Apple's not-so-secret weapons are, of course, iTunes and the App Store – "the biggest and best-curated digital shops available, despite fierce competition from Google Play." 10in Android tablets still lag behind in terms of essential apps, though the number is gradually increasing. There are no official Twitter or Facebook apps available for 10in 'droids, for instance, and while the BBC iPlayer has finally made its way onto larger Android tablets, the Note 10.1 doesn't yet support programme downloads.
Which operating system you pick largely comes down to your own preferences and priorities. With the Note, you get Android's more open platform (complete with a proper file and folder structure), plus more options for customisation and homescreen widgets. The iPad Air gets you Apple's cleaner, simpler design and the vast riches of its App Store. Both have their advantages and disadvantages; we'll call it a draw.
Samsung and Apple have produced a pair of top-quality tablets in the Note 10.1 and the iPad Air. They're directly competing on price, with both slates starting at £400 for a Wi-Fi only, 16GB version. So which comes out on top?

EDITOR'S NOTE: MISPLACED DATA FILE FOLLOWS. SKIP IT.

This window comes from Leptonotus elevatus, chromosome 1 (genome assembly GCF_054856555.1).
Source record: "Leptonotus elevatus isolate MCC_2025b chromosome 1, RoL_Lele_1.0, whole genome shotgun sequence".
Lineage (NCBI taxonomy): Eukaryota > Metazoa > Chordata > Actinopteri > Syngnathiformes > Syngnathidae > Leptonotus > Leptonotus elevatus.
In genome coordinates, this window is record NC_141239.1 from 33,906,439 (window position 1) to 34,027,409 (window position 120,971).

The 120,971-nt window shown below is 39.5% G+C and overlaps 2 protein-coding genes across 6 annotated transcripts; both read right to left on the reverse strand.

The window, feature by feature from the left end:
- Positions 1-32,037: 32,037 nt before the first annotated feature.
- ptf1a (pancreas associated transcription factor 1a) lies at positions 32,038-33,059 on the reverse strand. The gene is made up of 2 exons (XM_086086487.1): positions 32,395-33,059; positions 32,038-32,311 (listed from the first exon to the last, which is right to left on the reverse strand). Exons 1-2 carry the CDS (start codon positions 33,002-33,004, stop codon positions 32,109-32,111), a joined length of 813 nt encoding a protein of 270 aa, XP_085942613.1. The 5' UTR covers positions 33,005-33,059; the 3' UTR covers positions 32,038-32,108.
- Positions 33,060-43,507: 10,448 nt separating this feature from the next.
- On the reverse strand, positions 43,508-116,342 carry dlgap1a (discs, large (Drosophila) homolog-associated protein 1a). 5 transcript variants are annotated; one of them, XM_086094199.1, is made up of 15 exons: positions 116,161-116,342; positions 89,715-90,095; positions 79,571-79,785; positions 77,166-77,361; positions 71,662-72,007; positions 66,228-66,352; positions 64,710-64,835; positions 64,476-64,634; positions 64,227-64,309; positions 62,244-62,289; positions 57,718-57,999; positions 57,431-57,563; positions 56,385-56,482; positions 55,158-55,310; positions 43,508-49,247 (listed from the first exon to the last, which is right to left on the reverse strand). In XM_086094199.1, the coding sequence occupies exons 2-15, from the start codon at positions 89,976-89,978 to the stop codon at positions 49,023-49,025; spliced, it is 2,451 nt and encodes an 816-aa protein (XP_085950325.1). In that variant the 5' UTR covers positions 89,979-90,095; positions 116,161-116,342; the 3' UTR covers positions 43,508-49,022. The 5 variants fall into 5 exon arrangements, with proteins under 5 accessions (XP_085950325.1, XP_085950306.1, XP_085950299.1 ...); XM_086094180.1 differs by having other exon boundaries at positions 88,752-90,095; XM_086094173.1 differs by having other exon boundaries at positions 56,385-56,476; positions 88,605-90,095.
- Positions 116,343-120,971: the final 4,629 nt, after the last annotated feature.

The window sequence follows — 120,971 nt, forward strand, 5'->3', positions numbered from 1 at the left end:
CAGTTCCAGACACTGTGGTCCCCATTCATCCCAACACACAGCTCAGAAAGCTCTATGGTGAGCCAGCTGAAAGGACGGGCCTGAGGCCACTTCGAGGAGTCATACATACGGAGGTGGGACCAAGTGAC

The iPad Air offers gorgeous design, an impressive screen and a shedload of apps thanks to Apple's App Store. The Note 10.1 delivers plenty of grunt with its 3GB RAM, 1.9GHz processor and 299ppi screen – and its S Pen stylus is genuinely useful once you've got the hang of it. But Samsung's slate is hamstrung by the limited availability of 10in Android tablet apps, and an overly fussy design.
If and when the app situation improves, Samsung may gain the edge over Apple – but for the time being, the iPad Air rightly dominates the large tablet market. And that's why it's number one on Stuff's Top 10 tablet list.